Portraits of Practiced Faith, An Introduction

In his letter to the Hebrews, the apostle to the Hebrews gives what is perhaps the most quoted definition of faith by Christians, namely, “Faith is the assurance of things hoped for, the conviction of things not seen” (Heb. 11:1). The word that is translated “things” in the English Standard Version is pragmaton, from whose root we get the English word pragmatic. When we speak of things pragmatic, we speak of things that are practical, of things that are put into action and are demonstrative. Therefore, I believe that the King James Version translates the passage rightly, saying, “Faith is the substance of things hoped for, the evidence of things not seen.” Indeed this is valid in the context as well, for, in the eleventh chapter of the epistle to the Hebrews, the apostle shows, example after example, first the assurance and hope of faithful men of the past and then how that assurance and hope is manifested practically in the lives of those who had faith.

This translation is validated further by the testimony of the Scriptures, for true faith that rests in the blessed assurance of things to come always manifests in the lives of those who have faith. Thus, the brother of our Lord, James, writes in his letter:

What good is it, my brothers, if someone says he has faith but does not have works? Can that faith save him? If a brother or sister is poorly clothed and lacking food, and one of you says to them, “Go in peace, be warmed and filled,” without giving them the things needed for the body, what good is that? So also faith by itself, if it does not have works, is dead (Jm. 2:14-17).

Therefore, true faith, regardless of one’s testimony, always manifests itself by works. This is not to say, as some who have interpreted this passage have claimed, that our justification is based upon our works, but it is a declaration that true faith in God is demonstrated by how we live our lives. Thus, to the use James’s example following this passage, Abraham proved the faith that he had in God by his offering up of the son of Promise, Isaac, for he was convinced of the Promise and faithfulness of God and that God was capable, if necessary, to raise Isaac up from the dead, for Abraham’s God is a God who “gives life to the dead and calls into existence the things that do not exist” (Rm. 4:17; cf. Heb. 11:19). For this reason, “God is not ashamed to be called [his] God” (Heb. 11:16), for in Abraham’s total lack of distrust and his continual strengthening in faith, he always gave glory to God (cf. Rm. 4:20).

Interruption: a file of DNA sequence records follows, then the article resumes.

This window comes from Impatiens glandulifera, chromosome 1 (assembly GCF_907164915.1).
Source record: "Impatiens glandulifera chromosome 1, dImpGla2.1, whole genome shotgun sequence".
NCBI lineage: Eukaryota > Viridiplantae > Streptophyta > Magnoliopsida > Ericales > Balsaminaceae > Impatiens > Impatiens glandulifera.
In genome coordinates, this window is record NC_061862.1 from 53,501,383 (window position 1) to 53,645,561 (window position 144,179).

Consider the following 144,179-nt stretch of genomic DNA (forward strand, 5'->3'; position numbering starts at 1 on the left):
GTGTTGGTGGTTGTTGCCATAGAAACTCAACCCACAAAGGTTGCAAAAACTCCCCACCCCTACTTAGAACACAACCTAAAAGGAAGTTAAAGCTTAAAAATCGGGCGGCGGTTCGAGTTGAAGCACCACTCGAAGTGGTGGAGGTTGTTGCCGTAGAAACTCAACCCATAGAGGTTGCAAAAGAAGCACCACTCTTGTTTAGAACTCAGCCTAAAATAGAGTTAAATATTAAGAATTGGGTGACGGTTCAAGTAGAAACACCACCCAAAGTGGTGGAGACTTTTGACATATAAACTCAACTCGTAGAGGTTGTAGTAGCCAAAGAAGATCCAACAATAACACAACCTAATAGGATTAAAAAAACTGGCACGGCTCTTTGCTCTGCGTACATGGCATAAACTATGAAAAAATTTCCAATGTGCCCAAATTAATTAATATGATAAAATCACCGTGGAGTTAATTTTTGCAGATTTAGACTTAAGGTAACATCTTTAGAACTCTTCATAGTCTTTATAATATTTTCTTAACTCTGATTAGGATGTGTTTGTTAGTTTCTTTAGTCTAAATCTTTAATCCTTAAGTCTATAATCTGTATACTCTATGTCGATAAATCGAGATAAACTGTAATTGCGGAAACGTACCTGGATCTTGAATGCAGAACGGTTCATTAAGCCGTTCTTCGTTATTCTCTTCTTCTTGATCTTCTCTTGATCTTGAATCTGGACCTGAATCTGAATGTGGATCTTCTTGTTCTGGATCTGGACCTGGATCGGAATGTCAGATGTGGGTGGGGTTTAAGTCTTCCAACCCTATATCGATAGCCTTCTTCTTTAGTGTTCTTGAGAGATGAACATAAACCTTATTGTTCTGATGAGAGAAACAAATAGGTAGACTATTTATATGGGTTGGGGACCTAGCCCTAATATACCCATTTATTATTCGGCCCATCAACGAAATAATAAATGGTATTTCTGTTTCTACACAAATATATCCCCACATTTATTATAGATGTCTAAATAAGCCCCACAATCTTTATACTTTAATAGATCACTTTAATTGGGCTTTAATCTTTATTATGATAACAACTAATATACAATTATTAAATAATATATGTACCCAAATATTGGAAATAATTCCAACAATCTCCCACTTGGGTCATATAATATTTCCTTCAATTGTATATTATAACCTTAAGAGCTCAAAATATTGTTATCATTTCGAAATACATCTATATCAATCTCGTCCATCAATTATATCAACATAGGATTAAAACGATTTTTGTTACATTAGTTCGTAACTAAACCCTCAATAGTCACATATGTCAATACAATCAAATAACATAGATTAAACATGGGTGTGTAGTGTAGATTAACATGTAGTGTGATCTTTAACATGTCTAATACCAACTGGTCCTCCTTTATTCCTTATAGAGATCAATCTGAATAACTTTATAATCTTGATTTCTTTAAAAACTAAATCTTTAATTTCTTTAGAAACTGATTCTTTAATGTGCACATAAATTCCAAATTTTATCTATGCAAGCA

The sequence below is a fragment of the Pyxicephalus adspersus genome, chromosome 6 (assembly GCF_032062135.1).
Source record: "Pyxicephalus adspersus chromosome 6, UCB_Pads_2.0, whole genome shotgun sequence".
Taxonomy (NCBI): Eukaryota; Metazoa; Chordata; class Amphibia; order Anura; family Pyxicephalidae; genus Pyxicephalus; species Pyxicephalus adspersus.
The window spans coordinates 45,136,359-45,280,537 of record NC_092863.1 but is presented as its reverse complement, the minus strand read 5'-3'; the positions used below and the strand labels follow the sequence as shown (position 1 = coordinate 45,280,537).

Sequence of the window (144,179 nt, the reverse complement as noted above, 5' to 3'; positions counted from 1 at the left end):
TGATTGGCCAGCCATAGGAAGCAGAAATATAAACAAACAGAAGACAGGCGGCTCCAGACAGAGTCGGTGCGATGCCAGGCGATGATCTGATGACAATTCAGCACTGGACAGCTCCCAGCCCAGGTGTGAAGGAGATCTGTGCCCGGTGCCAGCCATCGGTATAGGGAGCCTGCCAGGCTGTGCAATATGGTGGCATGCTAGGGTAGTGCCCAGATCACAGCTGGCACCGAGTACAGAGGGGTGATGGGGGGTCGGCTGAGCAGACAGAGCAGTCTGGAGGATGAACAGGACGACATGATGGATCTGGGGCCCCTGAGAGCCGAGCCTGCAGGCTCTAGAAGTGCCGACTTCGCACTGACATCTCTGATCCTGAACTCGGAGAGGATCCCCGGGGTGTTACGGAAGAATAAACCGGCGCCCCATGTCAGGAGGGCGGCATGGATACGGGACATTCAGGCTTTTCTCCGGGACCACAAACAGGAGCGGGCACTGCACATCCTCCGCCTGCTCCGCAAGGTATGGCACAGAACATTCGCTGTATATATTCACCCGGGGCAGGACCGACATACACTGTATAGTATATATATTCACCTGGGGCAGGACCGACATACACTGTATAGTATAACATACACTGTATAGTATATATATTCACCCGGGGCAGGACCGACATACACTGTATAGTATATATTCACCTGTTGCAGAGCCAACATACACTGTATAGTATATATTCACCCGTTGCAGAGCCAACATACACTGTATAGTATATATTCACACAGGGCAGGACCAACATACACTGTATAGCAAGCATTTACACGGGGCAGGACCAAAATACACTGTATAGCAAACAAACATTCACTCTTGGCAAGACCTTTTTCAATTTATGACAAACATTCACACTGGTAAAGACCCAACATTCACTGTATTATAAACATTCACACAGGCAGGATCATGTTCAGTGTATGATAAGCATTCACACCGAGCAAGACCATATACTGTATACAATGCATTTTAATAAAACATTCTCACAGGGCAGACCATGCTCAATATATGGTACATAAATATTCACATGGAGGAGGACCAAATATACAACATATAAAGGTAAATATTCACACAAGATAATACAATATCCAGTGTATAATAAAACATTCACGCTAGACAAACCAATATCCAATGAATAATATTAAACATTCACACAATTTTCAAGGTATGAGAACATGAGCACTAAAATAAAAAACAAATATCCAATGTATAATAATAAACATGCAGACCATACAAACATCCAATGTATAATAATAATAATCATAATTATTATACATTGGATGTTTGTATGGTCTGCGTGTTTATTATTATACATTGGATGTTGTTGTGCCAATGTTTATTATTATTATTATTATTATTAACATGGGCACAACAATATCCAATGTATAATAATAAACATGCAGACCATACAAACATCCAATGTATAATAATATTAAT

Therefore, this overview of the eleventh chapter of the epistle to the Hebrews will be an observation of the faith of godly men of old and how they demonstrated their faith in the promised Inheritance by their actions in their particular contexts. We who claim to have faith should be convicted by this passage to live lives that testify to the greatness of our God and our future Inheritance in our particular contexts, thereby running the race of our lives without weighty encumbrances by ” looking to Jesus, the founder and finisher of our faith, who for the joy that was set before him endured the cross, despising the shame, and is seated at the right hand of the throne of God” (Heb. 12:2). May we therefore, by our lives of faith, be as salt and light to a dark world.



Categories: Theology

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2 replies

  1. Thanks for sharing! 'Tis an important distinction indeed.

    Like

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